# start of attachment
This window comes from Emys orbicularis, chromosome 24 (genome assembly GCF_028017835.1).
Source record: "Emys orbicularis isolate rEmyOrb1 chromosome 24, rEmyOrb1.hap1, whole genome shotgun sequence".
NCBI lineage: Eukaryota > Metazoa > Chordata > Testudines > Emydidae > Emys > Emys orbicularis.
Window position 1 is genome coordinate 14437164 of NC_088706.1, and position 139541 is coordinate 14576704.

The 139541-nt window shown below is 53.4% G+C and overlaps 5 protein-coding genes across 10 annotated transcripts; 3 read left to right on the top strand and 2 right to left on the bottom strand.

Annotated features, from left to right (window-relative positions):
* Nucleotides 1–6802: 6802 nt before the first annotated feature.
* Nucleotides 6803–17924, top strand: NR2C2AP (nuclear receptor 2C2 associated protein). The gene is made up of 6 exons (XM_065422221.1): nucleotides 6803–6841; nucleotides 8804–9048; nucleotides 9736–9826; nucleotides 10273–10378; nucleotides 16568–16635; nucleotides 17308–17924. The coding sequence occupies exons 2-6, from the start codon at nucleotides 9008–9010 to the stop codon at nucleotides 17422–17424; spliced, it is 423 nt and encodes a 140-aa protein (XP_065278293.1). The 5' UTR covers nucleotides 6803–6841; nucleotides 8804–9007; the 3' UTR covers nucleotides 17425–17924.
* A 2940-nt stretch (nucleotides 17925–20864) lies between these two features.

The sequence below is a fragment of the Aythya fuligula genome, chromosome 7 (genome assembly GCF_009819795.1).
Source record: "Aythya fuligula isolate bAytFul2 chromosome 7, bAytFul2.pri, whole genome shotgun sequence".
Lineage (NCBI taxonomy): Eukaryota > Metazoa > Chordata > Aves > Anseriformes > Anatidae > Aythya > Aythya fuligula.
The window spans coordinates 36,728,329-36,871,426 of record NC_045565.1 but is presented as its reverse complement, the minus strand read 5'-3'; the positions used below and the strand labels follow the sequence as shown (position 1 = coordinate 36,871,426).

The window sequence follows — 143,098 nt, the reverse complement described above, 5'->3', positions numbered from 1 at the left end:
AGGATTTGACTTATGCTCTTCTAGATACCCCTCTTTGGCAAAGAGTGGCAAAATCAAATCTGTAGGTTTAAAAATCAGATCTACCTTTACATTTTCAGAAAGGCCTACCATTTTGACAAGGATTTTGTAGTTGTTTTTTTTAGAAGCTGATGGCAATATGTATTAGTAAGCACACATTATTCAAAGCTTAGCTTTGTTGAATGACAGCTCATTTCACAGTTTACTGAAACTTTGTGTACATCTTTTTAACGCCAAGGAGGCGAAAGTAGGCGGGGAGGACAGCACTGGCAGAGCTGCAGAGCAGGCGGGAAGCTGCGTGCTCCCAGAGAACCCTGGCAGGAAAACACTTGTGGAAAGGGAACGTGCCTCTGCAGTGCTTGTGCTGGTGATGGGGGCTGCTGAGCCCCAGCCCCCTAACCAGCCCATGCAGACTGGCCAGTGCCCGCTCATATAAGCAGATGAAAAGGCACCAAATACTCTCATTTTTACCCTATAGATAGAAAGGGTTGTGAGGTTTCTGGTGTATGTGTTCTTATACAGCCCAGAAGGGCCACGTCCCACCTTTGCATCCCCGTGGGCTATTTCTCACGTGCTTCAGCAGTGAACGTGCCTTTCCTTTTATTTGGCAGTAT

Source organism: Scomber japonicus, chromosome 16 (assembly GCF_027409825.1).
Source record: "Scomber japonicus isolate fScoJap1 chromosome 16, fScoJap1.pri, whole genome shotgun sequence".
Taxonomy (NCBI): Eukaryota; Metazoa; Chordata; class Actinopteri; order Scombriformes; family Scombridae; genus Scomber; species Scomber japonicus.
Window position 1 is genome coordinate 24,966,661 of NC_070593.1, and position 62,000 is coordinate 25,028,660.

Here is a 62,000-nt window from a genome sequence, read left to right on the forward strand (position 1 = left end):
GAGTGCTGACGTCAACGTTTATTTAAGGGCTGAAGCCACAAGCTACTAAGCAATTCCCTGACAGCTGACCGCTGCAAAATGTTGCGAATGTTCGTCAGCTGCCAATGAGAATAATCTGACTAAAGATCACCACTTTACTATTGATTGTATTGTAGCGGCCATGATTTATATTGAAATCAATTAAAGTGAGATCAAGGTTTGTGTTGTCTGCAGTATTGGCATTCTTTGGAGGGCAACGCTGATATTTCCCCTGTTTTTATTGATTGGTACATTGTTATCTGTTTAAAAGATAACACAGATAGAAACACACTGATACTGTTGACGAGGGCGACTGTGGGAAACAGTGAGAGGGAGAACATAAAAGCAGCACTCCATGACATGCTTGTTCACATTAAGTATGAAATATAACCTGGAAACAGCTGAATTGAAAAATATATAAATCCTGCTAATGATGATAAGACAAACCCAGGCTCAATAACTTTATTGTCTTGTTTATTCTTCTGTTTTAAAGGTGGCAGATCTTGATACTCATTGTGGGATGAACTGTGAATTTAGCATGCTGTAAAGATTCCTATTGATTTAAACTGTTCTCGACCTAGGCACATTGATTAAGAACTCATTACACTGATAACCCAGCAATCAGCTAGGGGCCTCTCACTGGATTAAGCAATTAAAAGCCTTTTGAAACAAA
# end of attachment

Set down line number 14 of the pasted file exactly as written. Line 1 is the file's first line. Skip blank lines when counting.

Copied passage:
The window sequence follows — 143,098 nt, the reverse complement described above, 5'->3', positions numbered from 1 at the left end: